Bank Regulation

Regulators Detail Banking Rules For Hemp Firms

Regulators Detail Banking Rules For Hemp Firms

Four federal agencies, in conjunction with state bank regulators, clarified the legal status of hemp-related businesses and the applicable edicts under the Bank Secrecy Act (BSA) for financial institutions (FI) offering services to those businesses, the Office of the Comptroller of the Currency (OCC) said in a joint agency press release on Tuesday (Dec. 3).

Banks no longer have to submit a suspicious activity report (SAR) just because a business is growing or cultivating hemp. Financial institutions should follow standard SAR procedures and submit a report only if there is questionable behavior.

The statement provides FIs with federal data that defines the legal status of hemp, as well as the U.S. Department of Agriculture’s (USDA) interim final rule on hemp production. It also clarifies the BSA guidelines when offering financial services to hemp-related businesses.

After further evaluation of the USDA interim final rule, the Financial Crimes Enforcement Network (FinCEN) will issue additional guidance.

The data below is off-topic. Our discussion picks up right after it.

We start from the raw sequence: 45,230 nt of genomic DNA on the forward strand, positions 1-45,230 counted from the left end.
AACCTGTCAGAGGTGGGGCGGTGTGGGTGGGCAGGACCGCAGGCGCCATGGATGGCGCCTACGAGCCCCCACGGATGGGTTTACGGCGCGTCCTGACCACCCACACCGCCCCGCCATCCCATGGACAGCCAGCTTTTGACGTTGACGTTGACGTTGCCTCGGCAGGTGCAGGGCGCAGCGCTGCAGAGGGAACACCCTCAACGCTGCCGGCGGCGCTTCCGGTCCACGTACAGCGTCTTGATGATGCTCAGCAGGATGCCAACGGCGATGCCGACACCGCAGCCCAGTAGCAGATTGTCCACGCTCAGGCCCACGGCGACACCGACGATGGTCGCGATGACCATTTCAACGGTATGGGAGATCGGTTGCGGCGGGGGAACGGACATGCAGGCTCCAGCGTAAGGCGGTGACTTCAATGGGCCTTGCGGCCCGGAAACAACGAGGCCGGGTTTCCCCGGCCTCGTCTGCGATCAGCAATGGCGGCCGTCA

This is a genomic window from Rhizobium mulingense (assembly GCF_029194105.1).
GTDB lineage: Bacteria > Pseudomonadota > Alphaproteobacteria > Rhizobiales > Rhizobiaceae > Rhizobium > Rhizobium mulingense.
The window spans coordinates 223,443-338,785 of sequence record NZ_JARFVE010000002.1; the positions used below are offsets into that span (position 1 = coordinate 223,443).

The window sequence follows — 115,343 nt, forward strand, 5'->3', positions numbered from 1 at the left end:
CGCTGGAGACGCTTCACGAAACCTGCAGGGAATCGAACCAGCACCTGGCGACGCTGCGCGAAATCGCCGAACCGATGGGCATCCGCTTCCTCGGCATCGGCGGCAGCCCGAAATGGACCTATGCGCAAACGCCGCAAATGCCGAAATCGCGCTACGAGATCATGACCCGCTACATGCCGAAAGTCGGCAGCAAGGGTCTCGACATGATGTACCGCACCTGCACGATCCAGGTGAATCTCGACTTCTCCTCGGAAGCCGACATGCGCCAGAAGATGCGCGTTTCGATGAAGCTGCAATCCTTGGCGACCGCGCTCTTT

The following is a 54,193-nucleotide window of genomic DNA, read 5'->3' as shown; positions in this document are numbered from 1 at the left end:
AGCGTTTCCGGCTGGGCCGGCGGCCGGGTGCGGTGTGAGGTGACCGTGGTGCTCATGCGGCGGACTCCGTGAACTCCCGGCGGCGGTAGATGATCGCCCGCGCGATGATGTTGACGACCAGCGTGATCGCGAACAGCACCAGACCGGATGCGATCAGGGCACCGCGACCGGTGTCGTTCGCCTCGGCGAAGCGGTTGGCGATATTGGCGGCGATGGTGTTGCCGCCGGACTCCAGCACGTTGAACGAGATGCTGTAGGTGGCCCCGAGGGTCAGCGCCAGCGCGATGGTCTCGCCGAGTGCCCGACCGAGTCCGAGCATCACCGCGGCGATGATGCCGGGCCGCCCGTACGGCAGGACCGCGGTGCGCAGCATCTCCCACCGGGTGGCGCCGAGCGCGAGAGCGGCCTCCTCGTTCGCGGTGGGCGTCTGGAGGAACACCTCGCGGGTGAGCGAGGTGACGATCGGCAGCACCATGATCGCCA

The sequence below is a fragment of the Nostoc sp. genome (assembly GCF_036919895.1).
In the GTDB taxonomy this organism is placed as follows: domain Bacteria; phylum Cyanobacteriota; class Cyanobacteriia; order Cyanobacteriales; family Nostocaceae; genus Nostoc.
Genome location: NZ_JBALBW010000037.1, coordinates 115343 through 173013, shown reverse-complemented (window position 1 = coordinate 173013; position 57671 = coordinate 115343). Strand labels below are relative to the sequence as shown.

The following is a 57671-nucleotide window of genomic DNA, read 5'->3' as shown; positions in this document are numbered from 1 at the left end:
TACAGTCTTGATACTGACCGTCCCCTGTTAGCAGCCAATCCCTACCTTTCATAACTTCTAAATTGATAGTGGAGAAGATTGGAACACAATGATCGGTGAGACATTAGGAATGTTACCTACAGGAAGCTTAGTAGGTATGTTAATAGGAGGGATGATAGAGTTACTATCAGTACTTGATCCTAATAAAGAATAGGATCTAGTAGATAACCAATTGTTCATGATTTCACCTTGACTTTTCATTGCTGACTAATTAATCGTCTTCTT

The Federal Reserve Board, the Federal Deposit Insurance Corporation (FDIC), FinCEN, the OCC and the Conference of State Bank Supervisors participated in issuing the definitions and guidelines.

If banks have additional questions regarding the Agriculture Improvement Act of 2018 (2018 Farm Bill) and its regulations, they can contact the USDA, state departments of agriculture and tribal governments.

The BSA establishes recordkeeping and reporting requirements for national banks, federal savings associations, federal branches and agencies of foreign banks. It was amended to include the Patriot Act, which requires every bank to adopt a customer identification program.

Under the BSA and related anti-money laundering laws, FIs must have compliance and monitoring programs, establish a process for SAR and screen against Office of Foreign Assets Control (OFAC) and other government lists.

Businesses offering CBD, which is derived from hemp, continue to have trouble processing payments and maintaining bank accounts. While the CBD industry is under increasing regulatory and political scrutiny, it keeps on growing, providing opportunities for digital payments firms and commerce.

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